Yandy Núñez has just made a grand entrance to the history of world mountaineering. In three days he became the first Cuban to climb the 5,642 meters to the top of Mount Elbrus, the highest mountain in Europe located in southern Russia near the border with Georgia. There are no records, at least known, that another Cuban has been able to perform the feat. Which is why this Havanan recalls that he exploded with joy when he managed to climb to Europe’s rooftop.
Yandy Núñez emigrated from Cuba in 2015. He currently lives in Reykjavik, Iceland, where he learned to be a guide on glacier exploration routes.
The young 31-year-old Havanan, born in Calabazar, is at the Russian Mineralnye Vody airport while we chat via WhatsApp. The mountaineer speaks in gusts, still shaken by the adrenaline rush that runs through his body after touching the European sky. He checks his ticket and sets off for Moscow. In the air he finishes answering the questions about that feat he keeps in his heart as a medal won in a life or death battle.
Why did you decide to face the goal of climbing Mount Elbrus?
Because for me it is a great pride to take the Cuban flag to the highest points of the earth. Cuba always has to shine for the Cubans who love it. And I love Cuba, the Cuban people.
What kind of preparation does this complex challenge face?
It takes a strong mental and physical preparation, and knowledge about rescue and self-rescue techniques. Having experience with crampons walking on glacier ice, the use of the ice ax. Have first aid knowledge. Everything is important.
I enlisted in the ranks of the Icelandic rescue team and finished the first year. I didn’t continue because of the language. I carried out 57 mountain climbs throughout Iceland with a guide company for 6 months including the 2 highest: Hvannadalshnjúkur, located 2,110 meters above the largest glacier in all of Europe and the other was Birnudalstindur. I also finished a Hard Ice 1 glacier course. There I learned rescue techniques in glacial crevices and to serve as a guide on the glacier and to descend into the crevices of the glacier.
Did you ever think about abandoning the Elbrus climbing project?
Leave? No, never, forward march to the top.
How was the process of reaching the top?
We got up at 1:00 am for breakfast and were ready at 1:30 am. We went to catch the snow car at 1:50 am which took us up to 4,600 meters. Just me and the guide.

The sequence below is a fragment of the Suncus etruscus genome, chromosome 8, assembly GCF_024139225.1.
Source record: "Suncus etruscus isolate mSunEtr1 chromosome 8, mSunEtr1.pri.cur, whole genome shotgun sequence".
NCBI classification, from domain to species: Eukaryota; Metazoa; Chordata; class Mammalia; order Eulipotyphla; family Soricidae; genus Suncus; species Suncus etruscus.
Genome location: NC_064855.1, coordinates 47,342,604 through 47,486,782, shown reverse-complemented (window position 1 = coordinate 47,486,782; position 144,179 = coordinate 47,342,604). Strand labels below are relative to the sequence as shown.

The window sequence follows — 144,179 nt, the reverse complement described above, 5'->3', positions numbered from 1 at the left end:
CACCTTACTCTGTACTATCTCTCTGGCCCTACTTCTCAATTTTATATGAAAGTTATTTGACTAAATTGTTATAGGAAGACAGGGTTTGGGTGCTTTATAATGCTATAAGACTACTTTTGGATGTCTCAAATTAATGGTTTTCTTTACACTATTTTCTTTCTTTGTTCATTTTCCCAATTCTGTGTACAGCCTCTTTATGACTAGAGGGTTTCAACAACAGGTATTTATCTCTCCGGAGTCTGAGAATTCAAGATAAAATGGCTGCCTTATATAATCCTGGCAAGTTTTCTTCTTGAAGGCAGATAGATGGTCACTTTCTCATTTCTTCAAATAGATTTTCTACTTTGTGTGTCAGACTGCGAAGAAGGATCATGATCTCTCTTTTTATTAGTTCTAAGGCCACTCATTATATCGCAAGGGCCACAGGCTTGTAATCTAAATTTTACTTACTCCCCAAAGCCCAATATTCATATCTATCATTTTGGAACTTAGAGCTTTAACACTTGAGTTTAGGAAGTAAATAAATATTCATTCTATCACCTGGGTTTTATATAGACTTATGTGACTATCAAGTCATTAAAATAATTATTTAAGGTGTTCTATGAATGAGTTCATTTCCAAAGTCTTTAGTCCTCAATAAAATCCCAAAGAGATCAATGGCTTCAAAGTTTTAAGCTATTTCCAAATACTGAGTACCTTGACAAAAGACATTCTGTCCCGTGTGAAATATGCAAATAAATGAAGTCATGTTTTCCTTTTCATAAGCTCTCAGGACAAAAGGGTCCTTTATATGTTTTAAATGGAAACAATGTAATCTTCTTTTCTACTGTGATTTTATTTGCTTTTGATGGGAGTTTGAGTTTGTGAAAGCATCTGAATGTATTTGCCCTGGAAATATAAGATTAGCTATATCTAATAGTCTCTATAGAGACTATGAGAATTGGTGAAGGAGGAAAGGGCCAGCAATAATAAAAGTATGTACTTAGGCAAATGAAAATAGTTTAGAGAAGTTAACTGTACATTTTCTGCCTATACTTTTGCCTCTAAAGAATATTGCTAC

We started walking at 4,600 meters at 2:50 am and we didn’t stop at any time, only twice and it was only for 5 minutes. We reached the top a little before 8:00 am, exactly at 7:50 am.
What was the most complex part of the process?
The hardest part for me was the journey from the base camp at 3,800 meters to the end of Pastuhova Rock at 5,100 meters. Then the ascent continues being hard on the mountain. At around the 5,350 meters begins the part that borders the two summits. You are walking between the two summits of the Elbrus.
Then begins a part called The Saddle, inclined and dangerous at the same time; if you slip you fall and it can be fatal.
Passing that point you can at last almost see the top. Seeing the summit, you feel more anxiety and you run towards it full of emotion and joy. Almost crying and in a state of uptight excitement. I ran with all my strength toward it to crown the top with my flag.
I shot photos and made several videos and we went down to the base camp. I made the descent in two hours.
I arrived at the base camp of Elbrus (GaraBashi) at 10 in the morning. I went straight to eat something because I was super hungry. We had some soup and I went to the room to pick up all my things and take an express break.
I left the base camp at around 1:10 pm to Terskol, where I arrived at about 2:00 pm. I went to pick up the Ascension Certificate delivered by the president of the Terskol Mountaineering Federation. There I spent the night in a little hotel next to the Mountaineering Federation. The next day I left.
Are you sure you’re the first Cuban to reach the top of the Elbrus?
100% sure, no. But I consulted among groups of Cuban friends who practice mountaineering and everyone says that so far there has been no ascent by any Cuban to that peak. It will be necessary to investigate if some of the Cubans during the time of the Soviet Union made the ascent.
How would you describe the process for others who want to follow in your footsteps?
Have passion and challenges in life and feel what you are doing and take it as a unique experience. But my goals are not over yet. I have other projects. My goal is to place the Cuban flag on all the world’s mountain peaks. If I am able I will reach the most extreme and highest corner of this land. I can’t get out of my head the idea of going up to Aconcagua first and then to Everest.